Rattling along a remote track towards Valencia, a blood-orange sunrise bathed the carriage as we crossed a towering viaduct above a ravine.
Down below, the shadow of the carriages flickered across an olive grove and a deer darted by a winding river. A cheery conductor checked our tickets – just a handful of us on board – as we passed a speed limit sign: 20 kilometres an hour maximum (or 12 miles an hour) across the viaduct.
Welcome to Spain, slow trains-style.
Spain may be our favourite destination for holidays, with 18 million of us heading there each year – when a pandemic doesn’t stand in our way, at least. But what do we know of the country beyond its Costas, islands and main cities?
One enjoyable way to find out, once we’re able to travel properly again, is to take to its branch lines – shunning the country’s sleek new bullet trains – and settle in for a slow rail adventure.
That is what I did back in the summer of 2019, before any of us had even heard of Covid, spending a month travelling 3,000 miles on 52 rides, while getting a little lost, quite happily, from time to time, researching my new travel book Slow Trains Around Spain.
Starting in Figueres, Salvador Dali’s hometown in the northeast, the tracks led south beyond Barcelona, cut across Catalonia to Aragon and the north coast, before continuing on charming narrow-gauge trains towards Santiago de Compostela.
From there, the lines span south to Madrid, west to Extremadura, east to Valencia and south again via Granada to Seville – in what became a big wobbly ‘S’ of a route.
Across parched plains, along rugged coastlines, into and out of sleepy towns, and between soaring mountains the trains went, revealing a side of Spain far removed from its tourist hotspots.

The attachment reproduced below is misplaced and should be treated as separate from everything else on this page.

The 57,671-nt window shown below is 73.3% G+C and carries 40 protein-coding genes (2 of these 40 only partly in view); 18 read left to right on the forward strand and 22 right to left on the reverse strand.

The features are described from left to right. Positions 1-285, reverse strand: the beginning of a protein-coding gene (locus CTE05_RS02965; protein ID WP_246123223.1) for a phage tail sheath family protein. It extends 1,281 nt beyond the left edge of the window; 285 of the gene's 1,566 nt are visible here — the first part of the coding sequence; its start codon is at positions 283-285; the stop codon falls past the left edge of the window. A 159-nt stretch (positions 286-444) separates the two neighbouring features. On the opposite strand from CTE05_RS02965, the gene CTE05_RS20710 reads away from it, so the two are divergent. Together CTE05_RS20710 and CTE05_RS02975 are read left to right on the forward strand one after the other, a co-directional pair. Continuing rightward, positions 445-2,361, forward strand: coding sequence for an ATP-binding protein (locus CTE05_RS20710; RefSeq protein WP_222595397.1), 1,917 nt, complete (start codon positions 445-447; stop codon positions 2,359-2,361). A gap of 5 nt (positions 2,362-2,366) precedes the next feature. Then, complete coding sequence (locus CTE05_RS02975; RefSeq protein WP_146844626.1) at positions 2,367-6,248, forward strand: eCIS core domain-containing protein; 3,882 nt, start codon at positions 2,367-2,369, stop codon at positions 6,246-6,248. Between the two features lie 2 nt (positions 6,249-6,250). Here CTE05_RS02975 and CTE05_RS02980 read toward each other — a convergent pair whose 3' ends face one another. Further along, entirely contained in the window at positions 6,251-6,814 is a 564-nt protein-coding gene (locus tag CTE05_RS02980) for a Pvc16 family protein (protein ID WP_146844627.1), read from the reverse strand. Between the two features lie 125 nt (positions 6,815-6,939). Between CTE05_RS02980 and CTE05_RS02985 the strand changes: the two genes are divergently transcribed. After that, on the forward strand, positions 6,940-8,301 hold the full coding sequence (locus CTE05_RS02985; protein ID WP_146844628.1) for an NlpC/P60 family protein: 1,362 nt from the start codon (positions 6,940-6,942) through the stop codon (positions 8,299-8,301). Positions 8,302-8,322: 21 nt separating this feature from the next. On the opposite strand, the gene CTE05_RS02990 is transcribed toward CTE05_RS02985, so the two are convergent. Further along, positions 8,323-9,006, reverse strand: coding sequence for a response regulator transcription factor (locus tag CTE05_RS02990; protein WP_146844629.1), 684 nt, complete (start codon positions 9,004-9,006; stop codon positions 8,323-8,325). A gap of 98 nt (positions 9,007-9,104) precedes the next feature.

All was easy to arrange. Simply log on to the app of Renfe (Red Nacional de los Ferrocarriles Espanoles), which runs Spain’s railways, or buy tickets at stations. Booking places to stay on the internet was a doddle, too.
Here are some of my favourite stop-offs.
Just southwest of Barcelona, Vilanova i la Geltru is a peaceful seaside town with a pleasant beach, ancient labyrinthine lanes, a fine cathedral and the excellent Catalonia Railway Museum. This is the place to go loco (crazy) over some of Spain’s oldest locomotives, with Spanish train history explained. Visit vilanovaturisme.cat; museudelferrocarril.org.
In the province of Aragon, Huesca is a little city (population 52,000) overlooked by a hillside with Spanish Civil War trenches reached via hiking trails. Writer George Orwell served for the Republicans here in 1937 and survived a gunshot wound. After paying homage, make sure you climb the cathedral tower for splendid countryside views. Visit huescaturismo.com.
Ferrol is a naval base renowned for its striking buildings with prominent conservatory-style windows. These are called galleria and were first created by shipbuilders, so seamen had better vision during storms. Ferrol is a quiet place with café-lined squares and is famous for being Francisco Franco’s hometown. Visit visitferrol.com.
Close to Portugal in the province of Extremadura, Badajoz is another peaceful spot with a Moorish fortress facing the River Guadiana and its wonderful 15th-century Puente de Palmas bridge. The temperature soars in summer, regularly touching 40C. Don’t miss the great little municipal art gallery. Visit turismoextremadura.com.
Matadors and mines
The twin attractions of Almaden, a tiny town (population 5,000) in Castile-La Mancha, are its old bullring and ancient aluminum mine. The latter is 2,000 years old and closed in 2003. Now it is a United Nations-recognised historical site and underground tours include mine trains rides. Visit parqueminerodealmaden.es; turismocastillalamancha.es.
Slow Trains Around Spain: A 3,000-Mile Adventure On 52 Rides by Tom Chesshyre is published by Summersdale.